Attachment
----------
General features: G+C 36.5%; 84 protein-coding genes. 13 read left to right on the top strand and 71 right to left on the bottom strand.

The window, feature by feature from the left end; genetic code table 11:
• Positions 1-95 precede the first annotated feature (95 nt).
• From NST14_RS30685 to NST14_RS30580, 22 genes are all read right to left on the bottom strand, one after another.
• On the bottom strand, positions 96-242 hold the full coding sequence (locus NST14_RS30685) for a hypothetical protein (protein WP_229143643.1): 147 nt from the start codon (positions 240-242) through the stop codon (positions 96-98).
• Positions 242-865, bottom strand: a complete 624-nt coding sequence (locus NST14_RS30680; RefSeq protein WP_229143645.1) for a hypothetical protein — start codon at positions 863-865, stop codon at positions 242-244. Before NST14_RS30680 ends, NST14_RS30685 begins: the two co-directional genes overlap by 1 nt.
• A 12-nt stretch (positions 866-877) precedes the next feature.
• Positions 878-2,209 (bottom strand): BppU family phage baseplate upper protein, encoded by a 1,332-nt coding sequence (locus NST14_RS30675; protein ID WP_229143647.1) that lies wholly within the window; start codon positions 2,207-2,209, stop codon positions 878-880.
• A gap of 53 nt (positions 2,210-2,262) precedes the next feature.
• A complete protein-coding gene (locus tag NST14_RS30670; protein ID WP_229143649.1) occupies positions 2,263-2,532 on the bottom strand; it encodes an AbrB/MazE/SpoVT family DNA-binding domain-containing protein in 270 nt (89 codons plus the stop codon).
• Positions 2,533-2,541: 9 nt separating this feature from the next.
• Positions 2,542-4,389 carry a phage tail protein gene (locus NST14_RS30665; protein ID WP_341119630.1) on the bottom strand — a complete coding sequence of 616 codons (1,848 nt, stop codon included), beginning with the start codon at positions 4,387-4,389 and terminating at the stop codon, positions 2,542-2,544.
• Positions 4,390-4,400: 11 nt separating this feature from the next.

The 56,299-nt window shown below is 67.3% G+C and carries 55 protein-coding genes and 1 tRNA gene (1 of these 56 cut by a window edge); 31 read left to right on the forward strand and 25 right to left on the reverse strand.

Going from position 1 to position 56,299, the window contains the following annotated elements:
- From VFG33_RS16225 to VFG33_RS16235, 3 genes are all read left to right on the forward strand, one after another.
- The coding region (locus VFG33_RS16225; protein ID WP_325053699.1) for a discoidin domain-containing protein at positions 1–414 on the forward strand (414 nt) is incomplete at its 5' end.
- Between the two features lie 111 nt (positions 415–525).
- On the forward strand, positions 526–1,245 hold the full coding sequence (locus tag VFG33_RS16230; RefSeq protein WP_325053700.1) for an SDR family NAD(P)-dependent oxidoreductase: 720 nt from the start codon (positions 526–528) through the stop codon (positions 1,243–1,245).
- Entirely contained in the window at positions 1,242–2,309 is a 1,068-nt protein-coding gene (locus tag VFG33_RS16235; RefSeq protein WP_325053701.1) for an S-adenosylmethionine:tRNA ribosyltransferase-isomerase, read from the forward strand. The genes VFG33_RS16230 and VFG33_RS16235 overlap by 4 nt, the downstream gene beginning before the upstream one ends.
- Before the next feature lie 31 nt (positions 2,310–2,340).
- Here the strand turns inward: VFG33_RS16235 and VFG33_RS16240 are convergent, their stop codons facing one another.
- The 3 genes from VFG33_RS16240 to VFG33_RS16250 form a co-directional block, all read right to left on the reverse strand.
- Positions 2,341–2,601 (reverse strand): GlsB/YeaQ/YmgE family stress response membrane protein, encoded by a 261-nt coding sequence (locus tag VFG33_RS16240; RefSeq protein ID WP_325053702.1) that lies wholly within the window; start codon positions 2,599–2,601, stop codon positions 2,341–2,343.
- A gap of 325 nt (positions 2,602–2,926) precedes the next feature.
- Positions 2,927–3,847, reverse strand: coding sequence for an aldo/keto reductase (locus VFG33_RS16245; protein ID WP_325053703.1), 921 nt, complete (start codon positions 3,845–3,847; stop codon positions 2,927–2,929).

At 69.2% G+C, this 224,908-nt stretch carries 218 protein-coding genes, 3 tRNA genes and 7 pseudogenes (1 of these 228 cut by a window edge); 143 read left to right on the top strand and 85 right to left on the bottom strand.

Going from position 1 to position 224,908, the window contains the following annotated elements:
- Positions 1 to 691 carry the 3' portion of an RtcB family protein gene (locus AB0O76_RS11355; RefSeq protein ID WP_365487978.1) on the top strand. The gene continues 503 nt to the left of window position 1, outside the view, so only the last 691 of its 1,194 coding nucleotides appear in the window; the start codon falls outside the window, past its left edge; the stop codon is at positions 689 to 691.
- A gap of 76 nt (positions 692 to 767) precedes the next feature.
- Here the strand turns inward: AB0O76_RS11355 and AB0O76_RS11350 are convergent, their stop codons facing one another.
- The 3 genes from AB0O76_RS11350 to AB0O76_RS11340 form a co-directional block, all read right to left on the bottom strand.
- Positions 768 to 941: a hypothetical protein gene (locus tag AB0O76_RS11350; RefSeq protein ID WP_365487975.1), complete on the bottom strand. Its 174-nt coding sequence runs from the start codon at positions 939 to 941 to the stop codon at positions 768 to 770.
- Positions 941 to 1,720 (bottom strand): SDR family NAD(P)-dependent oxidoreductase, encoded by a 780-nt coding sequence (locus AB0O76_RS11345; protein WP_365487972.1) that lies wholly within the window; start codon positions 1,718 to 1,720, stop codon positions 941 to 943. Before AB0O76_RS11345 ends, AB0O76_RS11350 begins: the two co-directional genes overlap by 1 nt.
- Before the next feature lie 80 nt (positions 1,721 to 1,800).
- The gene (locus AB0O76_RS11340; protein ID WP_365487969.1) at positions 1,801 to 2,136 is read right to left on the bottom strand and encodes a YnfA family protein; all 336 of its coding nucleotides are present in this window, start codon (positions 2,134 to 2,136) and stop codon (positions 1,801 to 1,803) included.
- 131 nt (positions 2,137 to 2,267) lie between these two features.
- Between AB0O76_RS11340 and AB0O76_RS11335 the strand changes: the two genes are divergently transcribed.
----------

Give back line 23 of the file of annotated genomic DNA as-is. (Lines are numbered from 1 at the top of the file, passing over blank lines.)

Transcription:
- The 3 genes from VFG33_RS16240 to VFG33_RS16250 form a co-directional block, all read right to left on the reverse strand.